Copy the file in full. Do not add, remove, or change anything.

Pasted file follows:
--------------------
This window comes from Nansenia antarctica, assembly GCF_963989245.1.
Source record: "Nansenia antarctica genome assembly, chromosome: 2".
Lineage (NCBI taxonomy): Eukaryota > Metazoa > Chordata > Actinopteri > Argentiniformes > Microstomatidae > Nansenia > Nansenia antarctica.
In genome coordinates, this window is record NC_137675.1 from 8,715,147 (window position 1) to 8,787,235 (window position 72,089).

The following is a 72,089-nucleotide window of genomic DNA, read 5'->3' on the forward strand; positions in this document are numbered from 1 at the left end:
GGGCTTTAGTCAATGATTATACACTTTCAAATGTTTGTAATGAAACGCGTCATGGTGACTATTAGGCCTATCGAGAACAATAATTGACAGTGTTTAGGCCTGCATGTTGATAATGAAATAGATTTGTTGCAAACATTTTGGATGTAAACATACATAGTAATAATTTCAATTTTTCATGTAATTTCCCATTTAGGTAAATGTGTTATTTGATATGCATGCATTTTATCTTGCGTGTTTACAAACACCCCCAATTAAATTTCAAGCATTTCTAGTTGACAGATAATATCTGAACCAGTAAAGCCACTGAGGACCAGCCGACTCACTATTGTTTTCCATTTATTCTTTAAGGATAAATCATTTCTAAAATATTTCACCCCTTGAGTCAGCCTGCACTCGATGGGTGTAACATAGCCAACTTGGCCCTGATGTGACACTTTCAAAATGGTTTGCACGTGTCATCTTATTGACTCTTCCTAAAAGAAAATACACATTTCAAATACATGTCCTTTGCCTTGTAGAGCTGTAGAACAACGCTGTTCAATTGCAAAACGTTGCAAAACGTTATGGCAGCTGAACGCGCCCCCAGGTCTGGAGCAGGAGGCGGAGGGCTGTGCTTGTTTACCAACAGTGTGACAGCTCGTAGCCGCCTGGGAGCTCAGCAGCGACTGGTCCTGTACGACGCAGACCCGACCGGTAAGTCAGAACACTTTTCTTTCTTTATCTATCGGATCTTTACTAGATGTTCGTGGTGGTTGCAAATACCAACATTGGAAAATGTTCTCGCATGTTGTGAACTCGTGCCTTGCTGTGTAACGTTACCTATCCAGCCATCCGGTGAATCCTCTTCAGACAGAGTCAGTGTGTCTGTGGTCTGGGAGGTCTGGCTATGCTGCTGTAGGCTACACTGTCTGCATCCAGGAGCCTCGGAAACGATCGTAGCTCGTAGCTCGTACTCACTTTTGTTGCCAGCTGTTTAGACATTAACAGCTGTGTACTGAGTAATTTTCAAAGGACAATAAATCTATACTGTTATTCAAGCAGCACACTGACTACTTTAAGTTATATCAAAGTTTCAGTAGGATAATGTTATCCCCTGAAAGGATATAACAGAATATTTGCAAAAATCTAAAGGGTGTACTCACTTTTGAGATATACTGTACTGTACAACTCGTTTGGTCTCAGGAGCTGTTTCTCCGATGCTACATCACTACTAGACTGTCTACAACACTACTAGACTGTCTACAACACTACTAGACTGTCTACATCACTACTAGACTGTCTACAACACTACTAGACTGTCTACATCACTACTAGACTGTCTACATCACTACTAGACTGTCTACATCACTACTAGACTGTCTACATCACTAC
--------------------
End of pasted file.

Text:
This window comes from Nansenia antarctica, assembly GCF_963989245.1.
Source record: "Nansenia antarctica genome assembly, chromosome: 2".
Lineage (NCBI taxonomy): Eukaryota > Metazoa > Chordata > Actinopteri > Argentiniformes > Microstomatidae > Nansenia > Nansenia antarctica.
In genome coordinates, this window is record NC_137675.1 from 8,715,147 (window position 1) to 8,787,235 (window position 72,089).

The following is a 72,089-nucleotide window of genomic DNA, read 5'->3' on the forward strand; positions in this document are numbered from 1 at the left end:
GGGCTTTAGTCAATGATTATACACTTTCAAATGTTTGTAATGAAACGCGTCATGGTGACTATTAGGCCTATCGAGAACAATAATTGACAGTGTTTAGGCCTGCATGTTGATAATGAAATAGATTTGTTGCAAACATTTTGGATGTAAACATACATAGTAATAATTTCAATTTTTCATGTAATTTCCCATTTAGGTAAATGTGTTATTTGATATGCATGCATTTTATCTTGCGTGTTTACAAACACCCCCAATTAAATTTCAAGCATTTCTAGTTGACAGATAATATCTGAACCAGTAAAGCCACTGAGGACCAGCCGACTCACTATTGTTTTCCATTTATTCTTTAAGGATAAATCATTTCTAAAATATTTCACCCCTTGAGTCAGCCTGCACTCGATGGGTGTAACATAGCCAACTTGGCCCTGATGTGACACTTTCAAAATGGTTTGCACGTGTCATCTTATTGACTCTTCCTAAAAGAAAATACACATTTCAAATACATGTCCTTTGCCTTGTAGAGCTGTAGAACAACGCTGTTCAATTGCAAAACGTTGCAAAACGTTATGGCAGCTGAACGCGCCCCCAGGTCTGGAGCAGGAGGCGGAGGGCTGTGCTTGTTTACCAACAGTGTGACAGCTCGTAGCCGCCTGGGAGCTCAGCAGCGACTGGTCCTGTACGACGCAGACCCGACCGGTAAGTCAGAACACTTTTCTTTCTTTATCTATCGGATCTTTACTAGATGTTCGTGGTGGTTGCAAATACCAACATTGGAAAATGTTCTCGCATGTTGTGAACTCGTGCCTTGCTGTGTAACGTTACCTATCCAGCCATCCGGTGAATCCTCTTCAGACAGAGTCAGTGTGTCTGTGGTCTGGGAGGTCTGGCTATGCTGCTGTAGGCTACACTGTCTGCATCCAGGAGCCTCGGAAACGATCGTAGCTCGTAGCTCGTACTCACTTTTGTTGCCAGCTGTTTAGACATTAACAGCTGTGTACTGAGTAATTTTCAAAGGACAATAAATCTATACTGTTATTCAAGCAGCACACTGACTACTTTAAGTTATATCAAAGTTTCAGTAGGATAATGTTATCCCCTGAAAGGATATAACAGAATATTTGCAAAAATCTAAAGGGTGTACTCACTTTTGAGATATACTGTACTGTACAACTCGTTTGGTCTCAGGAGCTGTTTCTCCGATGCTACATCACTACTAGACTGTCTACAACACTACTAGACTGTCTACAACACTACTAGACTGTCTACATCACTACTAGACTGTCTACAACACTACTAGACTGTCTACATCACTACTAGACTGTCTACATCACTACTAGACTGTCTACATCACTACTAGACTGTCTACATCACTAC